I watched Work Pays America (Part 2). It was a very interesting short clip about art in America. I didn't realize how important it is and how much goes into preserving art, especially stained glass. It was nice to see how different types of workers in America shift to do the types of work most needed. The clip later discussed how the WPA stepped into to help clean up wreckage from the flood and distribute food to the victims. The video touched on the importance of cleaning up and how the Works program took priority in stopping disease from spreading after the natural disaster. From this video, it shows how important the WPA is to keeping this country afloat in the areas where it was suffering most. It was nice to see that the Works Program focused its efforts to preserve natural resources too. We as current American citizens can learn the importance in raising a good youth generation. They really are the future of the country so it is important to raise them on good morals and values. The WPA took on a lot of responsibility in its 120 projects to better the country. Overall, this video showed the organization America had over both bettering its country's land and its citizens alike.


 Closer Together, Further Apart book research JD Keiles 10-12-14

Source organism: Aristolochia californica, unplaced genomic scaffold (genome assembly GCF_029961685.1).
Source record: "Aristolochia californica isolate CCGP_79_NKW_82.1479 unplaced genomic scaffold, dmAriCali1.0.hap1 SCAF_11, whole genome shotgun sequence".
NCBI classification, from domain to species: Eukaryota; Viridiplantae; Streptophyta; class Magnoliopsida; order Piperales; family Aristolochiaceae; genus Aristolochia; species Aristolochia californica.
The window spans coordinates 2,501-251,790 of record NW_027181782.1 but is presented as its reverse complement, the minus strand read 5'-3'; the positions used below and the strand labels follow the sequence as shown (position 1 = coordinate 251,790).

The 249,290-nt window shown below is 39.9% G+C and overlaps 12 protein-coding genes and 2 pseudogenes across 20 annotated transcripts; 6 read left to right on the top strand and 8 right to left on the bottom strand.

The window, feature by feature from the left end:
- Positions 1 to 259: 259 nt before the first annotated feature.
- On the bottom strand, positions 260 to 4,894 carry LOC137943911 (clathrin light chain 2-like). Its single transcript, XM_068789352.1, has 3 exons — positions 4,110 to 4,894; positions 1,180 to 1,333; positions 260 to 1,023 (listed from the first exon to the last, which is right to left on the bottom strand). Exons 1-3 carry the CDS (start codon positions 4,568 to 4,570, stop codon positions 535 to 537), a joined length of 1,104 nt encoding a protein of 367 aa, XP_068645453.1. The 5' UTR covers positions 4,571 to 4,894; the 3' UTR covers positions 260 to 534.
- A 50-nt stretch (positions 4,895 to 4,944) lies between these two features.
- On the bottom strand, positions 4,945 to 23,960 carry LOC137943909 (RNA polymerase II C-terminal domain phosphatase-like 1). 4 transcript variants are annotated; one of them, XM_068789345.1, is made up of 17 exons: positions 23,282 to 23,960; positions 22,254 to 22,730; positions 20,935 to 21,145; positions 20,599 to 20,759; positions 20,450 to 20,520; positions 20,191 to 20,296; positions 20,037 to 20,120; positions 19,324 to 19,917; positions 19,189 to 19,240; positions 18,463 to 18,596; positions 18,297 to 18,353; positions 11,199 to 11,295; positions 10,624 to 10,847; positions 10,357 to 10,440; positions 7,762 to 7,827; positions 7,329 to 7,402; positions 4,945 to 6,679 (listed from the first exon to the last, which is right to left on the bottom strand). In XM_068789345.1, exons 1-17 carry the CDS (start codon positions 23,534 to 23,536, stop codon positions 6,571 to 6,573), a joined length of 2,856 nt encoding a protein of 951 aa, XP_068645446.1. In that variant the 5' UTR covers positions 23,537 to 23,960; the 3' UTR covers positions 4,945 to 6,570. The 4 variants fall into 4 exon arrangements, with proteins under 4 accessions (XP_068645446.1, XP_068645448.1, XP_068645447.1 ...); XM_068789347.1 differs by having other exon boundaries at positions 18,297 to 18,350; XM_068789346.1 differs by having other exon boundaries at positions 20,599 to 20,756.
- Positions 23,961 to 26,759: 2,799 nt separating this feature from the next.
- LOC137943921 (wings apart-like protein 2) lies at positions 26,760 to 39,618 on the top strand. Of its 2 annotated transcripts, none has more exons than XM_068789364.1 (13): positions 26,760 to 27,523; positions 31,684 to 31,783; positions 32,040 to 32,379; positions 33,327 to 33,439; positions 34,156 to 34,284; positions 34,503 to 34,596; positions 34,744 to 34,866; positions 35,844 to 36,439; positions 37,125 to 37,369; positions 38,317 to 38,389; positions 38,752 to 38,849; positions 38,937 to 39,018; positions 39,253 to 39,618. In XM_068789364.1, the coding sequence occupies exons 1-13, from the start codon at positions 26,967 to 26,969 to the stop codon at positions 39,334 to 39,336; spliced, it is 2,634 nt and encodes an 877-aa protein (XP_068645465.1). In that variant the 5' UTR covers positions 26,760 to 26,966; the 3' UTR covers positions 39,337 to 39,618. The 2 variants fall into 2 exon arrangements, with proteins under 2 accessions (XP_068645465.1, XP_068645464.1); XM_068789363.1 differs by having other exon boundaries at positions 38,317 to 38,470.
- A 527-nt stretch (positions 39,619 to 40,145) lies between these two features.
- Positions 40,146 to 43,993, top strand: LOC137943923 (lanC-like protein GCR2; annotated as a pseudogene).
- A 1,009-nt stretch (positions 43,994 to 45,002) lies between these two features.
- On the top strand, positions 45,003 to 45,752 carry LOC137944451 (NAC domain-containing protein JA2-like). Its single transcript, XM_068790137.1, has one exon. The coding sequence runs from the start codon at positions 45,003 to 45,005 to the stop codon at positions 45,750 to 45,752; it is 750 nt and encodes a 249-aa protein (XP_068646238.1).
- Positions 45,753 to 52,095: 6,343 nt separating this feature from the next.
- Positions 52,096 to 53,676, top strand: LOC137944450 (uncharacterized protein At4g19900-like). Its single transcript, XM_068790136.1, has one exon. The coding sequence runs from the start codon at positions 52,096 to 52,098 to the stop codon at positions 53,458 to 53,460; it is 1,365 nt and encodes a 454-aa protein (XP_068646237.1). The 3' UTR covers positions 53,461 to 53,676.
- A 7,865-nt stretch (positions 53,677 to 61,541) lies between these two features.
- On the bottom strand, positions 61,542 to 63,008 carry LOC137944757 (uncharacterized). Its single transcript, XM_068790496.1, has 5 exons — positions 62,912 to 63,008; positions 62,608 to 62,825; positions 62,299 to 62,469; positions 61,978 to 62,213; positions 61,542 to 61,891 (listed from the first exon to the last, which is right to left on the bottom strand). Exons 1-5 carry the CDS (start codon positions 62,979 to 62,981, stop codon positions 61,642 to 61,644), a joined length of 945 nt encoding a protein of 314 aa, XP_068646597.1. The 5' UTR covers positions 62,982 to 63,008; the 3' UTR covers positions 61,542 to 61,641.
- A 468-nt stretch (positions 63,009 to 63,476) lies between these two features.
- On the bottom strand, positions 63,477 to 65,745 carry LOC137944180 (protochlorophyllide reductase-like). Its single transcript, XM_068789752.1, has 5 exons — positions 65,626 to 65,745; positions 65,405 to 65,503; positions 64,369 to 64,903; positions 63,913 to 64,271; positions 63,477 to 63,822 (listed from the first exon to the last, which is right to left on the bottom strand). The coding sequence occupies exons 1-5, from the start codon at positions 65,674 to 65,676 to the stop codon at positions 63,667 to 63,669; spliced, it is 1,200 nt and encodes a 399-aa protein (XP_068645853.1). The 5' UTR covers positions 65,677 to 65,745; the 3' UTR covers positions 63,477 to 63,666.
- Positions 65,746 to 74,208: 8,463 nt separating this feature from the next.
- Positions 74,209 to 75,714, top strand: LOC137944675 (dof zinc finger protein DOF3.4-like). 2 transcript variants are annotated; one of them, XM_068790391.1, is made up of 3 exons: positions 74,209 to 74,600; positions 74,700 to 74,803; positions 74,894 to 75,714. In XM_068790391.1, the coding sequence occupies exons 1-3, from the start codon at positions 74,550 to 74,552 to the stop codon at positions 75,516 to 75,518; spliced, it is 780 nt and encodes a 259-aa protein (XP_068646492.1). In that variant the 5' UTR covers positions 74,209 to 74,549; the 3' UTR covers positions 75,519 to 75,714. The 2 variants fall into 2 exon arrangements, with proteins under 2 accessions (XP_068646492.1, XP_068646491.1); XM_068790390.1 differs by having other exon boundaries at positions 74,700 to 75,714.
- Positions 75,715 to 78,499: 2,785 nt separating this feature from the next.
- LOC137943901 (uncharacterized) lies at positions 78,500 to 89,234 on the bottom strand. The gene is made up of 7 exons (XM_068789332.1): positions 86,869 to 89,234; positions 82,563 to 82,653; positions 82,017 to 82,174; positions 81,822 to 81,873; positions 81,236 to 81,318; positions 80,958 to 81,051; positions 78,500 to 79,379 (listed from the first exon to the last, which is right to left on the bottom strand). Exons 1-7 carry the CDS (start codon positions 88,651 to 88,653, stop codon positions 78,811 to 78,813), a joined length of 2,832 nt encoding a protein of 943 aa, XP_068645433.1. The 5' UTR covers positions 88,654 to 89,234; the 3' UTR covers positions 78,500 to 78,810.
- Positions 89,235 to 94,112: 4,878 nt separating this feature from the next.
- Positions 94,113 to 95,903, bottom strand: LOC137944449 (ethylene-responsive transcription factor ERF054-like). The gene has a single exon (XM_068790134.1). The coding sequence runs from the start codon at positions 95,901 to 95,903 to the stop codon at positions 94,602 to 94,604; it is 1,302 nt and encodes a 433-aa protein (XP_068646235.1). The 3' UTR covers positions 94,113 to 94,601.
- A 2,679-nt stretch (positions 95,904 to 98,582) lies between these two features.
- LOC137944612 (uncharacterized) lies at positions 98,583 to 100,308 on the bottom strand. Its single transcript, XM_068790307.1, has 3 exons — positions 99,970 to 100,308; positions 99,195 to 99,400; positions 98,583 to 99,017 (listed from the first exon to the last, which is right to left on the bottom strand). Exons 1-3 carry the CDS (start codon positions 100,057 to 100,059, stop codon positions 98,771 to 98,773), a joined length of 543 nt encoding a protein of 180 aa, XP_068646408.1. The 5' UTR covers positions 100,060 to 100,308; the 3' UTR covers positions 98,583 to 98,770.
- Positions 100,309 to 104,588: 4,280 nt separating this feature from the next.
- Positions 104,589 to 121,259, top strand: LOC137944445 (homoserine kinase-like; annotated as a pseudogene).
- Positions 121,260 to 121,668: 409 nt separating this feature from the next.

I decided to search Amazon first with Information Society. After that I decided to search "information society effects" because I am more interested in the future of all these changes. I found three books of interest, Closer Together, Further Apart: The Effect of Technology and the Internet on Parenting, Work, and Relationships, The Interface Effect, and The Copycat Effect: How the Media and Popular Culture Trigger the Mayhem in Tomorrow's Headlines. All of these seemed pretty interesting because they evaluate our current society and see how the Internet affects it. They also all delved into what our society could look like in the future considering how indulged we are in the Internet already today. Copycat Effect: How the Media and Popular Culture Trigger the Mayhem in Tomorrow's Headlines was the most pages and also the most expensive. It seems that all of the books are represented well on World Cat. If any of them was more I would say that The Copycat Effect was pretty well represented. Also, The Copycat effect had more buzz on the Internet than the others. That might have to do with the fact that Closer Together, Further Apart: The Effect of Technology and the Internet on Parenting, Work, and Relationships just came out this summer. When I signed up for the Library Thing and searched for these books I couldn't find any of them. I'm assuming that's because these are so many new books about this fast paced world and a lot of them are just coming out now. Based on this research, I've decided that I think I want to read Closer Together, Further Apart: The Effect of Technology and the Internet on Parenting, Work, and Relationships. After that long process I think this book aligns the most with some of the things about relationships and parenting that I have been thinking about outside of the class. I'm curious to check out this book in a genre I've never explored and see the author's point of view on the Information Society and the social and cultural effects of it.